On the 6th of July, we arrived at Ben Gurion Airport, Israel. Treated like royalty, we were escorted through the airport by several security guards to rendezvous with Sherry Sufi, Chairman of the Western Australian Liberal Party Policy Committee. Following a cordial welcome by Sufi, we travelled to Jerusalem where he delivered an insightful overview of the history of Israel, the Jewish people, and the millennia of conflict that has occurred in the region. Following arrival in Jerusalem, we were introduced to several Western Australian Members of Parliament who we would have the privilege to tour alongside, including Kyron O’Donnell MLA; Ronald (Shane) Love MLA; and the Hon. Michael Mischin MLC. In addition, Teena McQueen, Vice-President of the Federal Liberal Party, would accompany us throughout the tour.
Our accommodation in Jerusalem was located adjacent to the Old City of Jerusalem (OCJ), one of the most historic places in human history. The OCJ is where the three Abrahamic religions collide: Judaism, Islam, and Christianity. It is the holiest city in Judaism and the spiritual homeland of the Jewish People for over 3000 years; a sacred site in Islamic tradition alongside Mecca and Medina; and one of the most important pilgrimage sights in Christianity where Jesus Christ was crucified and said to have been resurrected by God. Subsequently, our first full day in Israel encompassed a historical tour of the OCJ.
We visited the Jaffa Gate and David’s Castle, which has stood for centuries following Ottoman construction; the Western Wall, the most religious site in the world for the Jewish people; Al-Aqsa Mosque, the third most holy site in Islam; and the Church of the Holy Sepulchre, which was built on the location where Christ was crucified, and Jesus’s empty tomb, where he is said to have been buried and resurrected. Despite protracted tensions between the competing theologies, the city felt amicable.
The proceeding day began with breakfast alongside the Times of Israel Chief Correspondent, Haviv Rettig Gur, who presented an overview of the ongoing Israel-Palestine conflict. This was followed by a bus ride to Be’er Sheva to visit the ANZAC War Memorial commemorating the Battle of Beersheba of 1917. At this battle, Allied forces attacked and captured Ottoman and German forces at Be’er Sheva thus beginning the Southern Palestine Offensive of the Sinai and Palestine Campaign of World War I.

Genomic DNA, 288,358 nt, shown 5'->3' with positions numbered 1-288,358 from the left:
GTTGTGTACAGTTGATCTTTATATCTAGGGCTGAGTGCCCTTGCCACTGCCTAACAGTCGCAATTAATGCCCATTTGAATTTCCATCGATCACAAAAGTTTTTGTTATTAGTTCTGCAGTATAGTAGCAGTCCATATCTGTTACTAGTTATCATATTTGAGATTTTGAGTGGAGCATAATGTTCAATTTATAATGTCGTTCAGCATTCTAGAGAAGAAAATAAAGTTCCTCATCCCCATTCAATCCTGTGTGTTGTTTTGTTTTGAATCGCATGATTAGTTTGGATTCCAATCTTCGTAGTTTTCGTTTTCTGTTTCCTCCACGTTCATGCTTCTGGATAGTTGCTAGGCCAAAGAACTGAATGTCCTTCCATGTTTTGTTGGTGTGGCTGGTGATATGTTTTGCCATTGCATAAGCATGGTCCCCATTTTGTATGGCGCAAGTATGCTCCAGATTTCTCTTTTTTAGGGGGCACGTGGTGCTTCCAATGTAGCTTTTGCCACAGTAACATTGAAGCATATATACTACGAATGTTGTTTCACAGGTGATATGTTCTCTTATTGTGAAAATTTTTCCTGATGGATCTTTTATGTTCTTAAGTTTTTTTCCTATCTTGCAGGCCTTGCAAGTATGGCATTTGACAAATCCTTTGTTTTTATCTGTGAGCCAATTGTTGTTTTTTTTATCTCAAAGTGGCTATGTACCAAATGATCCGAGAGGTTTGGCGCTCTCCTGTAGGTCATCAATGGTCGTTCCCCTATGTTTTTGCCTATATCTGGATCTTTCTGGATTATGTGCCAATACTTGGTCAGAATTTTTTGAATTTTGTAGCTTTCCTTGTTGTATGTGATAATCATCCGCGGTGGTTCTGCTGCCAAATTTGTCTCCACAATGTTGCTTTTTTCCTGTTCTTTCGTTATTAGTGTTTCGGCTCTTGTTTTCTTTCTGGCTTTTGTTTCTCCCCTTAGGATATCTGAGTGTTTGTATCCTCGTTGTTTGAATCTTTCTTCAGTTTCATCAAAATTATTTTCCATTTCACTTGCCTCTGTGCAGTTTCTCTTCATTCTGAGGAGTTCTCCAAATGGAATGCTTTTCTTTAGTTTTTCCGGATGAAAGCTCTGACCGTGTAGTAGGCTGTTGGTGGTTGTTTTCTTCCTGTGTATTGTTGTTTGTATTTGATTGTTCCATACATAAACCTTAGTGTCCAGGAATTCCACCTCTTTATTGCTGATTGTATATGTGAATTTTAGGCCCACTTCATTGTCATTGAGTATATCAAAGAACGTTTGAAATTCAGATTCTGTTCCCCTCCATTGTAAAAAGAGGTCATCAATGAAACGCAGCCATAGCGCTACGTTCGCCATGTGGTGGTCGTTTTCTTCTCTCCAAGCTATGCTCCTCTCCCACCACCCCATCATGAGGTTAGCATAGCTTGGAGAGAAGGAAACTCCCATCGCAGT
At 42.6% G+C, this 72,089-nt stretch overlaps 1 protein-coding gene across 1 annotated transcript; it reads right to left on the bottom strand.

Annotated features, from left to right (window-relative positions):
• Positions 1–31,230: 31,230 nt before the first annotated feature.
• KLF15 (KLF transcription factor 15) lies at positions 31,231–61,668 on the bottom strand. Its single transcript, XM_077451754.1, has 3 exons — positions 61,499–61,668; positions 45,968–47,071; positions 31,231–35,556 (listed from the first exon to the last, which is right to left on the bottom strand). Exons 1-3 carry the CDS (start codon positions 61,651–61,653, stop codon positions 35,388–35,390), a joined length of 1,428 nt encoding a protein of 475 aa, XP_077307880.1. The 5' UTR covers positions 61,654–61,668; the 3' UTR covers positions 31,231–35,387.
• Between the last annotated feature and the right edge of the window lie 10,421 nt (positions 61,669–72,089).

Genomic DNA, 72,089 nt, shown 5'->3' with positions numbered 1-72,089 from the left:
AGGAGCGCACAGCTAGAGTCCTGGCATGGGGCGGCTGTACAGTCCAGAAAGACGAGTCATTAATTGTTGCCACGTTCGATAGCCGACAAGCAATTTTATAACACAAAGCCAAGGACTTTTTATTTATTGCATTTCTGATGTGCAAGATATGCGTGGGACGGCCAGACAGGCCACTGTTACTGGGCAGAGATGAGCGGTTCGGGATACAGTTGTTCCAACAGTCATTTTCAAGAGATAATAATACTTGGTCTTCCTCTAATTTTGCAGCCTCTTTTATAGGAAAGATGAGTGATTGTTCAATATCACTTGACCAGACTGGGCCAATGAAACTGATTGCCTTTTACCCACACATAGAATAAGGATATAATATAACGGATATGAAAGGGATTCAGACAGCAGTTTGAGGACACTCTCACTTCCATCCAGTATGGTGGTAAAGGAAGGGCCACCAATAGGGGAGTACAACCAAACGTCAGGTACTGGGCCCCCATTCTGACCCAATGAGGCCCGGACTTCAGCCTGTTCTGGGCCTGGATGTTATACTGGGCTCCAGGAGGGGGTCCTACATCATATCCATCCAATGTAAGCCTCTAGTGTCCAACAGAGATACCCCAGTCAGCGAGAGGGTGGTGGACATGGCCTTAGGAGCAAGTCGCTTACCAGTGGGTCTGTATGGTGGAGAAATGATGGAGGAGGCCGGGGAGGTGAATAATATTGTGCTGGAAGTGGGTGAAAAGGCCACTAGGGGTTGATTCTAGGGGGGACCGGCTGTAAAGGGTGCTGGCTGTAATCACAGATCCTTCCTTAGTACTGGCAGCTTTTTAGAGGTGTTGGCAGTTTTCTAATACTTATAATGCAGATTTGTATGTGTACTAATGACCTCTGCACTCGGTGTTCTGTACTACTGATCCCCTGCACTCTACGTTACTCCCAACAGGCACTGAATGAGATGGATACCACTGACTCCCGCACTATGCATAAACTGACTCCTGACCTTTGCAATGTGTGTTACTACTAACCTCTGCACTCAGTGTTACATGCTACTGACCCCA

Moreover, it was the Australian Light Horse Regiments that conducted a mounted infantry charge that proved decisive in securing victory for the Allies. We then progressed to Sderot where we were briefed by Brigadier-General Eyal Hagbi, ex-Commander of the Israel Defence Force in Gaza. Gaza is Palestinian territory presently controlled by Hamas, an internationally recognised terrorist organisation which has vowed to destroy Israel.
Consequently, Hagbi disseminated information relating to the security challenges of the area and the key policies the Israeli government is implementing to secure the Gaza border. For instance, Israel is currently constructing a 65km underground border wall to block Hamas tunnels infiltrating Israeli territory.
We then proceeded to travel to a nearby Kibbutz (a collective community traditional to Israel based on agriculture) at Nahal Oz. Located only 600m from the Gaza border, and this Kibbutz is regularly confronted with rocket-fire from Hamas, which made our visitation a truly surreal experience. The day concluded with dinner alongside Emeritus Professor Meron Medzini, spokesperson for former Prime Minister Golda Meir. We examined many topics, including extant challenges confronting Israel, and Mier’s leadership during the Yom Kippur War of 1973.
The following day, we visited Yad Vashem, Israel’s official memorial to the victims of the Holocaust. Established in 1953 on the slopes of Mount Herzl, the memorial is dedicated to preserving the memory of the dead; honours Jews who fought against their Nazi oppressors; and studies the phenomenon of the Holocaust, with the aim to avoid such events in the future. It was an emotional experience, which further supplemented our knowledge of the atrocities committed under Nazism from our preceding Berlin expedition.
We then travelled to Tel Aviv to visit the headquarters of the Israel Space Agency. While there, we were addressed by Director-General Leo Vinovezky, who extrapolated upon the agencies history and the projects currently being undertaken. The agency was founded by Professor Yuval Ne’eman in 1983 and had four goals: first, to build satellite systems for space research; second, develop technologies and scientific infrastructure for space research; third, promote international cooperation in space research and exploration; and fourth, promote ties with Israeli society and space research. In April, Israel launched its first spacecraft to the Moon; however, it crashed upon landing.
The day closed by driving back to Jerusalem where we dined on delicious middle eastern cuisine and relaxed waiting for the coming days adventure.
More to come…